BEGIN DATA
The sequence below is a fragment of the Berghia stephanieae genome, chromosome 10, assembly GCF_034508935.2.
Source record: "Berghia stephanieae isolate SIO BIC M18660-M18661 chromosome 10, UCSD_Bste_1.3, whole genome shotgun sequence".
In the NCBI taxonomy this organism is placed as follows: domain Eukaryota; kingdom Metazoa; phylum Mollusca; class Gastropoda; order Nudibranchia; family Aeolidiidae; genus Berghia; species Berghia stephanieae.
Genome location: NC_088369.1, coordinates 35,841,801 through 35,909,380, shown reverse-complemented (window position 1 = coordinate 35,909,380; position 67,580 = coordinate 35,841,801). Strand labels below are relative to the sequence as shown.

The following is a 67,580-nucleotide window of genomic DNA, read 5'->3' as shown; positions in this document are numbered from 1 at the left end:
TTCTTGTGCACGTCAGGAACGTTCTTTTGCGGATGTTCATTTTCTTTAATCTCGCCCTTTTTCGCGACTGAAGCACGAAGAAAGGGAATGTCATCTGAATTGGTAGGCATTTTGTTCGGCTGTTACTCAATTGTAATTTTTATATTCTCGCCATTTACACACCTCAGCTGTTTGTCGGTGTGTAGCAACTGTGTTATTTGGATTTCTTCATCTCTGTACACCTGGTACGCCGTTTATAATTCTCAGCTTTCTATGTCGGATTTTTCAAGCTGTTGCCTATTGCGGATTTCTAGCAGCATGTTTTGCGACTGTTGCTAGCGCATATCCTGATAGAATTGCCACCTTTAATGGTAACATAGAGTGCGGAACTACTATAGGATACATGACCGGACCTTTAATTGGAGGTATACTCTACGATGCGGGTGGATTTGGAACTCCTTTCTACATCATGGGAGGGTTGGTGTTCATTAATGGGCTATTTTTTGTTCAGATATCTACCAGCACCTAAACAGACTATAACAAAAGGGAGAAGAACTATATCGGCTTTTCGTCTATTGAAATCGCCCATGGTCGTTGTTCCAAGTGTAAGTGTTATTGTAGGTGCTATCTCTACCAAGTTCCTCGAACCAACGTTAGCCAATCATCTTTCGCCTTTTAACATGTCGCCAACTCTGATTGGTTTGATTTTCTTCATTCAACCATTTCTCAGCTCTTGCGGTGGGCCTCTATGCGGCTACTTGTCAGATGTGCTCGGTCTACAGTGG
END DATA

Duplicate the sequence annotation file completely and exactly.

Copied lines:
The sequence below is a fragment of the Berghia stephanieae genome, chromosome 10, assembly GCF_034508935.2.
Source record: "Berghia stephanieae isolate SIO BIC M18660-M18661 chromosome 10, UCSD_Bste_1.3, whole genome shotgun sequence".
In the NCBI taxonomy this organism is placed as follows: domain Eukaryota; kingdom Metazoa; phylum Mollusca; class Gastropoda; order Nudibranchia; family Aeolidiidae; genus Berghia; species Berghia stephanieae.
Genome location: NC_088369.1, coordinates 35,841,801 through 35,909,380, shown reverse-complemented (window position 1 = coordinate 35,909,380; position 67,580 = coordinate 35,841,801). Strand labels below are relative to the sequence as shown.

The following is a 67,580-nucleotide window of genomic DNA, read 5'->3' as shown; positions in this document are numbered from 1 at the left end:
TTCTTGTGCACGTCAGGAACGTTCTTTTGCGGATGTTCATTTTCTTTAATCTCGCCCTTTTTCGCGACTGAAGCACGAAGAAAGGGAATGTCATCTGAATTGGTAGGCATTTTGTTCGGCTGTTACTCAATTGTAATTTTTATATTCTCGCCATTTACACACCTCAGCTGTTTGTCGGTGTGTAGCAACTGTGTTATTTGGATTTCTTCATCTCTGTACACCTGGTACGCCGTTTATAATTCTCAGCTTTCTATGTCGGATTTTTCAAGCTGTTGCCTATTGCGGATTTCTAGCAGCATGTTTTGCGACTGTTGCTAGCGCATATCCTGATAGAATTGCCACCTTTAATGGTAACATAGAGTGCGGAACTACTATAGGATACATGACCGGACCTTTAATTGGAGGTATACTCTACGATGCGGGTGGATTTGGAACTCCTTTCTACATCATGGGAGGGTTGGTGTTCATTAATGGGCTATTTTTTGTTCAGATATCTACCAGCACCTAAACAGACTATAACAAAAGGGAGAAGAACTATATCGGCTTTTCGTCTATTGAAATCGCCCATGGTCGTTGTTCCAAGTGTAAGTGTTATTGTAGGTGCTATCTCTACCAAGTTCCTCGAACCAACGTTAGCCAATCATCTTTCGCCTTTTAACATGTCGCCAACTCTGATTGGTTTGATTTTCTTCATTCAACCATTTCTCAGCTCTTGCGGTGGGCCTCTATGCGGCTACTTGTCAGATGTGCTCGGTCTACAGTGG